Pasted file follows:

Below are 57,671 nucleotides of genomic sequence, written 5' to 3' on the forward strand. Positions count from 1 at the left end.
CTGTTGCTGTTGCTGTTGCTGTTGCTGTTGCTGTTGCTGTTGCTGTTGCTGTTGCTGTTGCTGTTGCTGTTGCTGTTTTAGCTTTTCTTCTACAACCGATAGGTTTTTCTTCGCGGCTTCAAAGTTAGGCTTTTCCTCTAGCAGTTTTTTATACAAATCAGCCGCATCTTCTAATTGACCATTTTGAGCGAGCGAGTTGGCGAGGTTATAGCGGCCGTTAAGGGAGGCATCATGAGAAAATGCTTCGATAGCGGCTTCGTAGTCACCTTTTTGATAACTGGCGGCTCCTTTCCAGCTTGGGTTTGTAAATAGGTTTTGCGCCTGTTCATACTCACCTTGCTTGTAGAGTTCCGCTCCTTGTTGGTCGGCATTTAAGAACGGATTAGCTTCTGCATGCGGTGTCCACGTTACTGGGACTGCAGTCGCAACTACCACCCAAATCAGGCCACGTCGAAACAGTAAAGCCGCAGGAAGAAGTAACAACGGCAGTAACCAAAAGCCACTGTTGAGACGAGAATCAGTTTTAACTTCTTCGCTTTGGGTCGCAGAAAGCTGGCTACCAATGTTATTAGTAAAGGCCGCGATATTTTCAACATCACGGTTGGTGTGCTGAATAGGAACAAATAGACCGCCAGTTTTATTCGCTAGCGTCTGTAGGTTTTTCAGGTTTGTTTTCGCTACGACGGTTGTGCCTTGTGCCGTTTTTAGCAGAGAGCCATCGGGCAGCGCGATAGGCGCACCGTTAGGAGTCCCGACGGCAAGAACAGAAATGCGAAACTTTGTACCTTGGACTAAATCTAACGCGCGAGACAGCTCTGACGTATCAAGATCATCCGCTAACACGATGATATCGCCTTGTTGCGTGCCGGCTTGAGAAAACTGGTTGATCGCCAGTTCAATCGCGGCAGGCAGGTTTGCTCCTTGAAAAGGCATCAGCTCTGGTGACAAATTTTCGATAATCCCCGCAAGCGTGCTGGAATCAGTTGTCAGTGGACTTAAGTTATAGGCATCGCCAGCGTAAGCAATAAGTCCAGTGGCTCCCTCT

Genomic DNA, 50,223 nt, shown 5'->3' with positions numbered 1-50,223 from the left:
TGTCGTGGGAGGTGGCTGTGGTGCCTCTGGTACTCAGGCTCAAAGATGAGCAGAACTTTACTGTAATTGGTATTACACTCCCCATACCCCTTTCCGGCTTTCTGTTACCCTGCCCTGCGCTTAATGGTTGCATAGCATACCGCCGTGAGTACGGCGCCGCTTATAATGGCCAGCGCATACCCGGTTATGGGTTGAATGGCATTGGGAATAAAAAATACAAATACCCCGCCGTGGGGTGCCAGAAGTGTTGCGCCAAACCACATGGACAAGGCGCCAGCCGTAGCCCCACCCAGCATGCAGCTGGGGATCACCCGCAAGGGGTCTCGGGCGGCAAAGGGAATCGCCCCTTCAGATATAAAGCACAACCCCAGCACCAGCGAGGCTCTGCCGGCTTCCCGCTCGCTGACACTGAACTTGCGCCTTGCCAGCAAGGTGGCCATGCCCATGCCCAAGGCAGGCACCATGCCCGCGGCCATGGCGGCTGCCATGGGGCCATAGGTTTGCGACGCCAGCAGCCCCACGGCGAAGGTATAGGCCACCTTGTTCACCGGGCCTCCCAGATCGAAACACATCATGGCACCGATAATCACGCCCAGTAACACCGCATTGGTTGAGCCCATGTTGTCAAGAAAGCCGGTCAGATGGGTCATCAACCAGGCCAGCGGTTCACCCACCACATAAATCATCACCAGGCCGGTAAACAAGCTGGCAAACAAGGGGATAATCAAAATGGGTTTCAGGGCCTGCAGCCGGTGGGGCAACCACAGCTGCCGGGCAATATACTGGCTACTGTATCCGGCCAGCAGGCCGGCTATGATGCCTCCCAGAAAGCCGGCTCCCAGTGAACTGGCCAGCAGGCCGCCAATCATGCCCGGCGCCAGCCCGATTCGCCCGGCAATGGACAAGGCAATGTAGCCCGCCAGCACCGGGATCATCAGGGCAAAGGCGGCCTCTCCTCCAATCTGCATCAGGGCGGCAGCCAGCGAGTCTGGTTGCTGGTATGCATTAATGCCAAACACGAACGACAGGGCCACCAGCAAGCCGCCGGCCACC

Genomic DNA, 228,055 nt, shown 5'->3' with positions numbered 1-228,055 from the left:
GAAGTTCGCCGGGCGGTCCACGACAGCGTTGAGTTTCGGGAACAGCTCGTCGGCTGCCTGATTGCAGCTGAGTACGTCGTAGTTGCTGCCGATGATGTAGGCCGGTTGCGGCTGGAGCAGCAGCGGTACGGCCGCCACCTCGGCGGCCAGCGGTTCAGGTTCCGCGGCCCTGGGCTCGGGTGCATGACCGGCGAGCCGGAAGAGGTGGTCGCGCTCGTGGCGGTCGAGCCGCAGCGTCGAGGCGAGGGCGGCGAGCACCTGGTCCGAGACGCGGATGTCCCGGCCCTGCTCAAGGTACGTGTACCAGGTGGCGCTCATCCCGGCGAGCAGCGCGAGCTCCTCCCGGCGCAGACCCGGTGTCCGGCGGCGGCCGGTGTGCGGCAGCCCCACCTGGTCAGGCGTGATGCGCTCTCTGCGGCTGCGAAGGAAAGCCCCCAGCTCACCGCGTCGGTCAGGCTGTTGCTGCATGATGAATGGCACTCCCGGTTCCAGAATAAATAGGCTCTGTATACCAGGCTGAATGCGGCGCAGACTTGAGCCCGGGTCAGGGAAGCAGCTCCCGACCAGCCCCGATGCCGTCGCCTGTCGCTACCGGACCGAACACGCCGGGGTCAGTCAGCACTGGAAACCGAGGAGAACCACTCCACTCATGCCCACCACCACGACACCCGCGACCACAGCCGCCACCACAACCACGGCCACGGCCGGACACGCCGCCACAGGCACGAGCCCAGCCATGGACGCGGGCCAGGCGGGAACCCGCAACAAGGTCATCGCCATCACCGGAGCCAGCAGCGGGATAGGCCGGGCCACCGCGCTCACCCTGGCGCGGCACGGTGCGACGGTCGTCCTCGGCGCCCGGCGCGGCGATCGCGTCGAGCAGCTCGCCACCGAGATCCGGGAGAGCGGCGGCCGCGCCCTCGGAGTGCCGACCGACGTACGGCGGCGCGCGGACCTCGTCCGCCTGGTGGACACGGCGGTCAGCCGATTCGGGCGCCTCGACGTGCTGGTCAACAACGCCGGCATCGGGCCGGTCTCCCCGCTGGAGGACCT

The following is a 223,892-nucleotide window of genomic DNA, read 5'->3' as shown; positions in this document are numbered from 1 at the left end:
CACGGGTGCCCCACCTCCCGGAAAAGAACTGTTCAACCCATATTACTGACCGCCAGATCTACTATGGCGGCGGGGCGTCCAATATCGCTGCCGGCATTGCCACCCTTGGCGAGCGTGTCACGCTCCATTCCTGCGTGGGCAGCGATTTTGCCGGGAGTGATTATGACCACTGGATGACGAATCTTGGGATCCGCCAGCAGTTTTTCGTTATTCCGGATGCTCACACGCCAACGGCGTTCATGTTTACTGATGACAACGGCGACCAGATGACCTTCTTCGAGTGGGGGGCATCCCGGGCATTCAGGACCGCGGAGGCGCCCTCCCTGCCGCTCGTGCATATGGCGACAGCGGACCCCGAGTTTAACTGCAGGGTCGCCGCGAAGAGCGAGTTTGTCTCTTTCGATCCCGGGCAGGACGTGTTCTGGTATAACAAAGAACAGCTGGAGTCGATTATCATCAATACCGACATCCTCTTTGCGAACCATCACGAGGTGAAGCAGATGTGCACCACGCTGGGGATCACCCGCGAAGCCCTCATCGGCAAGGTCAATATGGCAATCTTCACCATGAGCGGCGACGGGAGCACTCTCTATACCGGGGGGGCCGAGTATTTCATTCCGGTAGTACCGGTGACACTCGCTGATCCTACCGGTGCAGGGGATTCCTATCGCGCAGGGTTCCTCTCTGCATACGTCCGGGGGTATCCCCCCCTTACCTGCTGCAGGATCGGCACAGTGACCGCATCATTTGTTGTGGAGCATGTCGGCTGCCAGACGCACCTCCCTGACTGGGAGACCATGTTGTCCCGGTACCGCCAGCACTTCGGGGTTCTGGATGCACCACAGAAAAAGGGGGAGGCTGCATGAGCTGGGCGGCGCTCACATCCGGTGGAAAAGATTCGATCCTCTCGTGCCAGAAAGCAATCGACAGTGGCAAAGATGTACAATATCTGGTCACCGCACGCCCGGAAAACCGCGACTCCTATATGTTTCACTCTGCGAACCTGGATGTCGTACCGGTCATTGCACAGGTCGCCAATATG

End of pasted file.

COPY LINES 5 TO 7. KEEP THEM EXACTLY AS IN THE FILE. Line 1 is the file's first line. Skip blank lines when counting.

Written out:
Genomic DNA, 228,055 nt, shown 5'->3' with positions numbered 1-228,055 from the left:
GAAGTTCGCCGGGCGGTCCACGACAGCGTTGAGTTTCGGGAACAGCTCGTCGGCTGCCTGATTGCAGCTGAGTACGTCGTAGTTGCTGCCGATGATGTAGGCCGGTTGCGGCTGGAGCAGCAGCGGTACGGCCGCCACCTCGGCGGCCAGCGGTTCAGGTTCCGCGGCCCTGGGCTCGGGTGCATGACCGGCGAGCCGGAAGAGGTGGTCGCGCTCGTGGCGGTCGAGCCGCAGCGTCGAGGCGAGGGCGGCGAGCACCTGGTCCGAGACGCGGATGTCCCGGCCCTGCTCAAGGTACGTGTACCAGGTGGCGCTCATCCCGGCGAGCAGCGCGAGCTCCTCCCGGCGCAGACCCGGTGTCCGGCGGCGGCCGGTGTGCGGCAGCCCCACCTGGTCAGGCGTGATGCGCTCTCTGCGGCTGCGAAGGAAAGCCCCCAGCTCACCGCGTCGGTCAGGCTGTTGCTGCATGATGAATGGCACTCCCGGTTCCAGAATAAATAGGCTCTGTATACCAGGCTGAATGCGGCGCAGACTTGAGCCCGGGTCAGGGAAGCAGCTCCCGACCAGCCCCGATGCCGTCGCCTGTCGCTACCGGACCGAACACGCCGGGGTCAGTCAGCACTGGAAACCGAGGAGAACCACTCCACTCATGCCCACCACCACGACACCCGCGACCACAGCCGCCACCACAACCACGGCCACGGCCGGACACGCCGCCACAGGCACGAGCCCAGCCATGGACGCGGGCCAGGCGGGAACCCGCAACAAGGTCATCGCCATCACCGGAGCCAGCAGCGGGATAGGCCGGGCCACCGCGCTCACCCTGGCGCGGCACGGTGCGACGGTCGTCCTCGGCGCCCGGCGCGGCGATCGCGTCGAGCAGCTCGCCACCGAGATCCGGGAGAGCGGCGGCCGCGCCCTCGGAGTGCCGACCGACGTACGGCGGCGCGCGGACCTCGTCCGCCTGGTGGACACGGCGGTCAGCCGATTCGGGCGCCTCGACGTGCTGGTCAACAACGCCGGCATCGGGCCGGTCTCCCCGCTGGAGGACCT

The following is a 223,892-nucleotide window of genomic DNA, read 5'->3' as shown; positions in this document are numbered from 1 at the left end: